Stone Craft

2015-12

PEOPLE | CULTURE | HAPPENINGS trending Two stone bridges sit tranquilly amid the vast fairways at Wilmington Municipal Golf Course. The stone design complements and stands out in the greens and creek that surround it, adding character to the landscape. Golf carts quietly drive across the solid structures with no hint of disturbance. Everything seems simple and relaxing here, except for the occasional “fore” warning in the background. They could be any bridges on any course anywhere, installed to help golfers get their carts over ditches after they’ve cleared them with their clubs. But with closer examination it’s clear there’s something different about these structures. They are unique, especially in the way they are supported and standing. They are completely dry-stone structures, meaning there’s no mortar holding the under arch together. “Just gravity and compression,” says Doug McGraw, owner of McGraw Hardscapes and the stonemason who constructed the bridges. While working as a landscaper McGraw developed a love for stone-work and became a self-taught stonemason. He attended symposiums and workshops in places like California, Vermont and Spain sponsored Stonemason Stone Craft By McCALL REEDER Photography by ALLISON POTTER by the Stone Foundation, an organization dedicated to the craft, history and tradition of stonework. He found stone masonry is often passed down in a family, and met some masons who were 13th- or 14th-gener-ation craftsmen. McGraw says he was happy to find others who were as passionate about building as he was. He found himself increasingly drawn to ancient building techniques. When Wilmington Municipal Golf Course approached him and asked if he could construct a pair of bridges similar to the famous 700-year-old Swilcan Bridge on The Old Course at St. Andrews in Scotland, he didn’t hesitate. “I’m not a golfer, but a golf fan,” says McGraw, who is also of Scottish descent. To start the complex process, a wooden arch was built and then covered with wedged stones. Then flat stones were placed to create the pillars and floor. Once the bridge was finished, the wooden arch was pulled out from underneath it. Two concrete abutments in each side of the bridge help gravity hold the stones together for a little added support against the 13 Doug McGraw constructed the bridge at Wilmington Municipal Golf Course using a centuries-old dry-stone technique. The bridge has no mortar, and not only can support the builder, but also fully laden golf carts. www.wrightsvillebeachmagazine.com WBM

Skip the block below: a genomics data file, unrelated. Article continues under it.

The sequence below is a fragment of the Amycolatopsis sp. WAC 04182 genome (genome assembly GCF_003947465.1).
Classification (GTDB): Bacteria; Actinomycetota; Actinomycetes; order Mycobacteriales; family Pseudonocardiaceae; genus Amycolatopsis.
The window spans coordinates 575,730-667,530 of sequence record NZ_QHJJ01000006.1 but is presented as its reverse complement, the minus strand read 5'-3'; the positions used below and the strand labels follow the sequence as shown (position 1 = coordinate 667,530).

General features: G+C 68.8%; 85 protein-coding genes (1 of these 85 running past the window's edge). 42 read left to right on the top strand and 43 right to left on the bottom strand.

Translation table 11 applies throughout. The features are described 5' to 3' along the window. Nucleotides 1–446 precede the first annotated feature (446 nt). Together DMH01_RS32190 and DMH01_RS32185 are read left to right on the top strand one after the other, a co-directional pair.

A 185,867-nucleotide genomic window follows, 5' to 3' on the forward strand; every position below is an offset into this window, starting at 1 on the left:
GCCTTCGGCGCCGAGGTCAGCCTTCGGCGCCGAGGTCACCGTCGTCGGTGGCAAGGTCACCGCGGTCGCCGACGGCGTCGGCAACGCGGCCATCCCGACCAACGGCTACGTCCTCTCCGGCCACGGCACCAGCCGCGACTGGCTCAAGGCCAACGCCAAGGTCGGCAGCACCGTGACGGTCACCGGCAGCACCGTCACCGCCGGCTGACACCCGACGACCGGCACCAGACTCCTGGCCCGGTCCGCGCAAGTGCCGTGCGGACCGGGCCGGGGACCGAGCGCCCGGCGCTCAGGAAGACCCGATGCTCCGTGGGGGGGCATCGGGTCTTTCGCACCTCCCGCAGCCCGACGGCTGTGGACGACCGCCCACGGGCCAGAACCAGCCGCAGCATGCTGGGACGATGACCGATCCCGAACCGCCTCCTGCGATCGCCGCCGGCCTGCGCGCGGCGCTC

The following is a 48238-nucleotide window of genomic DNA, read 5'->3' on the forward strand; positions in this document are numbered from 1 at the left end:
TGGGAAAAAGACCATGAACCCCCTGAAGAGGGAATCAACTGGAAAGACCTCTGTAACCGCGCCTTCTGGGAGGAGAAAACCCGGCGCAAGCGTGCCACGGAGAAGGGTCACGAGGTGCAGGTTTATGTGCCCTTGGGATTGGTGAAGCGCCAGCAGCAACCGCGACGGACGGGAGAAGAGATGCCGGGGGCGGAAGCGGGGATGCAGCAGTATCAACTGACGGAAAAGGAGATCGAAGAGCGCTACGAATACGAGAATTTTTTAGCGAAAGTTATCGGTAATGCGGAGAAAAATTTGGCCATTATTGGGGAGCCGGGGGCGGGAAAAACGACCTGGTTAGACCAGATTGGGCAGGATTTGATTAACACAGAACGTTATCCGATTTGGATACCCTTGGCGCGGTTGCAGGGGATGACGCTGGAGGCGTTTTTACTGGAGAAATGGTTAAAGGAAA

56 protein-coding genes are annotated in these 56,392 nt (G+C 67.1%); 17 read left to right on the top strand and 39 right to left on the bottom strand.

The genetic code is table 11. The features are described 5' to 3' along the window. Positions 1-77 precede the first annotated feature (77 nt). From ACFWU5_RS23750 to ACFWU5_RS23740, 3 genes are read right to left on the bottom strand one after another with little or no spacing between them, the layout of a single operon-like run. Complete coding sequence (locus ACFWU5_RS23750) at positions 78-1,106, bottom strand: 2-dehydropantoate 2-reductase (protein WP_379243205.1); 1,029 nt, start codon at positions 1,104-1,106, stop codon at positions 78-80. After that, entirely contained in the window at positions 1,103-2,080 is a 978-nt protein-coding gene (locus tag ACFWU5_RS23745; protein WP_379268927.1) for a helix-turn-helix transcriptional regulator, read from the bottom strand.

2015-12
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